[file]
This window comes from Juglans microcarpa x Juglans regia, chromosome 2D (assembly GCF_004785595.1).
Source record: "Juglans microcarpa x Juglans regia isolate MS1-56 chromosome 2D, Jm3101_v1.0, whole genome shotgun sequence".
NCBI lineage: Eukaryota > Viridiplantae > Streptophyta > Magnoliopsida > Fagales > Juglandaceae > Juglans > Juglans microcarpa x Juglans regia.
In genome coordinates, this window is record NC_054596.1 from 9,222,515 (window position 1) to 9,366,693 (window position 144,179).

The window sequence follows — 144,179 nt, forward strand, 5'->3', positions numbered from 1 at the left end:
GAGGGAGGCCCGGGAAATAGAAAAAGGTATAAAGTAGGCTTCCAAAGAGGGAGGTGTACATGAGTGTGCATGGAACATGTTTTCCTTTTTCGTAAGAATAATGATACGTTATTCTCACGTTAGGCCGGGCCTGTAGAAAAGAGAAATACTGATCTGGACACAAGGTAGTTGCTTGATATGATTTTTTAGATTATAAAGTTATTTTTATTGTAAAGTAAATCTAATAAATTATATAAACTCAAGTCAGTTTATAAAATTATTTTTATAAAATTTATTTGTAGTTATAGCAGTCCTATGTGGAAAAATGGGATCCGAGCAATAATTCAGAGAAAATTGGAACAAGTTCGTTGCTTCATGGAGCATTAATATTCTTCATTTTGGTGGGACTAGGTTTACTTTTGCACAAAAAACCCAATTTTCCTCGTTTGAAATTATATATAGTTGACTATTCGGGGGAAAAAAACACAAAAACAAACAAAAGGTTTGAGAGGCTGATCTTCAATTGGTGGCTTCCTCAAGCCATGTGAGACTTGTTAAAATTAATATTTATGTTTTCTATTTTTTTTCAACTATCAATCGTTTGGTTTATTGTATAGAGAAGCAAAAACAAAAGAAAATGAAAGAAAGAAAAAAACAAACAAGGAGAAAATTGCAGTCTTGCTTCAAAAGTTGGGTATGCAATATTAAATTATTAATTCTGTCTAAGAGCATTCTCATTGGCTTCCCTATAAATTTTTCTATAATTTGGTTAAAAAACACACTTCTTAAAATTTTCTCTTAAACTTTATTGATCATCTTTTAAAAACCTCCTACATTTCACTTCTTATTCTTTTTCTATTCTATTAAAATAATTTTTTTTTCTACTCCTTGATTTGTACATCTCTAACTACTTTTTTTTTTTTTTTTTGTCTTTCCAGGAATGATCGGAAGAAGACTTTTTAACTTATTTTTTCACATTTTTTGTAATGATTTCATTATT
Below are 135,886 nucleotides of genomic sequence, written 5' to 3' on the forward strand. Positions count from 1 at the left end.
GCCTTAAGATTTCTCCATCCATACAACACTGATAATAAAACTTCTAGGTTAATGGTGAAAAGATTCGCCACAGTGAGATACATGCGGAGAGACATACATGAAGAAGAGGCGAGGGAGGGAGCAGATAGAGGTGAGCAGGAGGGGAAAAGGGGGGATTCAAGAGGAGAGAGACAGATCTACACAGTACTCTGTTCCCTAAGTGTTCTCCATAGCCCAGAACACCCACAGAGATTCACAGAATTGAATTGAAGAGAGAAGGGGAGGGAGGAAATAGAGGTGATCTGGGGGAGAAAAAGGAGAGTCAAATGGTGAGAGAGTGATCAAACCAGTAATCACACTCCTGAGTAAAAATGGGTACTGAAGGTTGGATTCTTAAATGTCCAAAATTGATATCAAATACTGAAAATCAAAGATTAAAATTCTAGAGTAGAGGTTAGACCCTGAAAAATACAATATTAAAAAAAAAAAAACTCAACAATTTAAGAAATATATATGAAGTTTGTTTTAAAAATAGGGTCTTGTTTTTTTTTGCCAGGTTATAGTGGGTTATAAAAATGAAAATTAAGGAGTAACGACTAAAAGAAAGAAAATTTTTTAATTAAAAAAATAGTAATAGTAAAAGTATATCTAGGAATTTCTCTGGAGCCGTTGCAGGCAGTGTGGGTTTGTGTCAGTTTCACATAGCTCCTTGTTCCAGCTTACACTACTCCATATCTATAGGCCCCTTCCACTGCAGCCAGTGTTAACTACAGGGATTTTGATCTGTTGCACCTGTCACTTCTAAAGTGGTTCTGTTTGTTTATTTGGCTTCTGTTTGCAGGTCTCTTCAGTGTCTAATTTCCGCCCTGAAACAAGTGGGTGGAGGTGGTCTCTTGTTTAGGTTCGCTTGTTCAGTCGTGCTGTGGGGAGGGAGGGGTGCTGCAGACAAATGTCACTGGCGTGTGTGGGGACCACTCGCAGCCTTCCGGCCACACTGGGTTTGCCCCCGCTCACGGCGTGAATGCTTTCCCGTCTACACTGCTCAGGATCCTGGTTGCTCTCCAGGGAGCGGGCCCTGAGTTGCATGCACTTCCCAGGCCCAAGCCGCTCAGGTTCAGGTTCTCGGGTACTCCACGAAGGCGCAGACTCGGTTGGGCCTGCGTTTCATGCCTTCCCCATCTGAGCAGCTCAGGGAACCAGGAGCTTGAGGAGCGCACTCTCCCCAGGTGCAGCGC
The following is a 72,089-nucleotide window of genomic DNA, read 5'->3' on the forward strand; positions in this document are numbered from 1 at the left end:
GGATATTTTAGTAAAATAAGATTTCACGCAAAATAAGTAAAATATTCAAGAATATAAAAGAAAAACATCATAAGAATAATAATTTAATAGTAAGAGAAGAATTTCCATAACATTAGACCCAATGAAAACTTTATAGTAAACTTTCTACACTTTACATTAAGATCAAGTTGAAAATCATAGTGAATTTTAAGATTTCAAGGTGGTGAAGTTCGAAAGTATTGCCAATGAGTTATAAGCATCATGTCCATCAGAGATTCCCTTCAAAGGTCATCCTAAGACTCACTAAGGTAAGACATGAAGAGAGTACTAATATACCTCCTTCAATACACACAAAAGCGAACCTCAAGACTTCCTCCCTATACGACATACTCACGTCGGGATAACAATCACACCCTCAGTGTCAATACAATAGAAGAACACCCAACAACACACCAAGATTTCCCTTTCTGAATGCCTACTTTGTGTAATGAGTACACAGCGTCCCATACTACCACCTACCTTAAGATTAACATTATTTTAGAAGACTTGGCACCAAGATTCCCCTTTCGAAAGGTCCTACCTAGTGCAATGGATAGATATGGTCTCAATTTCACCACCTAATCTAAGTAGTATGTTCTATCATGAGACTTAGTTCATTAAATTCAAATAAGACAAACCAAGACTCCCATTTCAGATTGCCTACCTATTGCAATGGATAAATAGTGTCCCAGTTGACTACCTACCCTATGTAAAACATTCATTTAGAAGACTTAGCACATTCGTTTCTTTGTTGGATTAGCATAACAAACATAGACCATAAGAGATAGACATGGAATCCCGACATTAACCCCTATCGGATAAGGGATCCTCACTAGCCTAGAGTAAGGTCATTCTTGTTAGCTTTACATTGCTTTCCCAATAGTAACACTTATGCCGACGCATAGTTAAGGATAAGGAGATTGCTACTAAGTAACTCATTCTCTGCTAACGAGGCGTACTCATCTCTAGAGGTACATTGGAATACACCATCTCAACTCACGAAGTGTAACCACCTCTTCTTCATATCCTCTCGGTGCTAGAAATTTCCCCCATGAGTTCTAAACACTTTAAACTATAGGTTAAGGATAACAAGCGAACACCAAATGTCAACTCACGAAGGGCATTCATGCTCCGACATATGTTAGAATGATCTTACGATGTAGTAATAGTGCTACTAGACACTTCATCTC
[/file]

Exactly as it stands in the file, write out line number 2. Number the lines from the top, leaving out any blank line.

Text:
Source record: "Juglans microcarpa x Juglans regia isolate MS1-56 chromosome 2D, Jm3101_v1.0, whole genome shotgun sequence".